1.      The pore water velocity is a constant in time and space. This condition can be met for a uniform soil if the flux density of water (or Darcy velocity) and the volumetric water content are constant for all positions and all times.

2.      The spreading of solutes dominated by hydraulic dispersion rather than diffusion.

3.      The hydrodynamic dispersion can be approximated as the product of the dispersivity and pore water velocity

4.      The adsorption process is instantaneous and reversible and the adsorption isotherm can be described by the linear model. That is, the concentration of chemical adsorbed on the soil solids is proportional to the concentration in solution, the adsorption reaction reaches equilibrium very quickly, and a reduction in solution concentration results in immediate desorption of the chemical from the soil solids.

5.      The degradation reactions in both the liquid and solid phases obey first-order kinetics.

6.      The production rate obeys zero-order kinetics in both solution and sorbed phases.

7.      Soil and chemical parameters in the model are not dependent upon position in the soil or time.


Adsorption Isotherm: Adsorption isotherm refers to the functional relationship between the content of a chemical species in the adsorbed phase or retained by a absorbing solid and the concentration of that chemical in the bathing gas or solution phase that is at equilibrium with the adsorbing solid.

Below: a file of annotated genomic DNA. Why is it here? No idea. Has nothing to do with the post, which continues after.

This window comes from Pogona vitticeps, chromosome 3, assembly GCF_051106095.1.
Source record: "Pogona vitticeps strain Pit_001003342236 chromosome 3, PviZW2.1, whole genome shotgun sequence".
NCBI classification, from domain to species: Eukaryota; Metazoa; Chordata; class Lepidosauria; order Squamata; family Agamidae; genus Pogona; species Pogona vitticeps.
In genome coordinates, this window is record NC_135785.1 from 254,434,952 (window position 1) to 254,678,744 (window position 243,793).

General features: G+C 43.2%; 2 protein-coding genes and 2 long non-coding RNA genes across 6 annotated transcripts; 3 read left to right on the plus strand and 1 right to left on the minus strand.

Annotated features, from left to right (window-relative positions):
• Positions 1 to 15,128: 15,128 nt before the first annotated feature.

Darcy Velocity: Darcy velocity is the volume of water flowing through a unit cross-sectional area per unit time. It is a continuum-approach parameter. In a porous medium the cross-sectional area includes both the portion occupied by the flowing liquid and the portion occupied by solid and air.

Dispersivity: Dispersivity is a geometrical proportionality constant of a porous medium. It is determined by the pore-size distribution of the channels participating in the transmission of a bulk solution. It measures the spreading of a solute across the "front" of an average bulk flow.

First-order kinetics: First-order kinetics refers to a reaction process of which the reaction rate (usually represented by the decrease rate of a component reactant) is proportional to a concentration of the component reactant. The proportionality constant is called the first-order rate constant. In a degradation reaction, the first-order rate constant is also referred to as the first-order decay constant.

Hydraulic dispersion: Hydraulic dispersion refers to the spreading of a tracer due to the velocity variation in individual pores.

Hydrodynamic dispersion: Hydrodynamic dispersion refers to the spreading of a tracer beyond the region expected according to the average flow alone. It is the macroscopic outcome of the actual movements of individual tracer particles through the pores and the various physical and chemical phenomena that take place within the pores. Hydrodynamic dispersion includes hydraulic dispersion and molecular diffusion.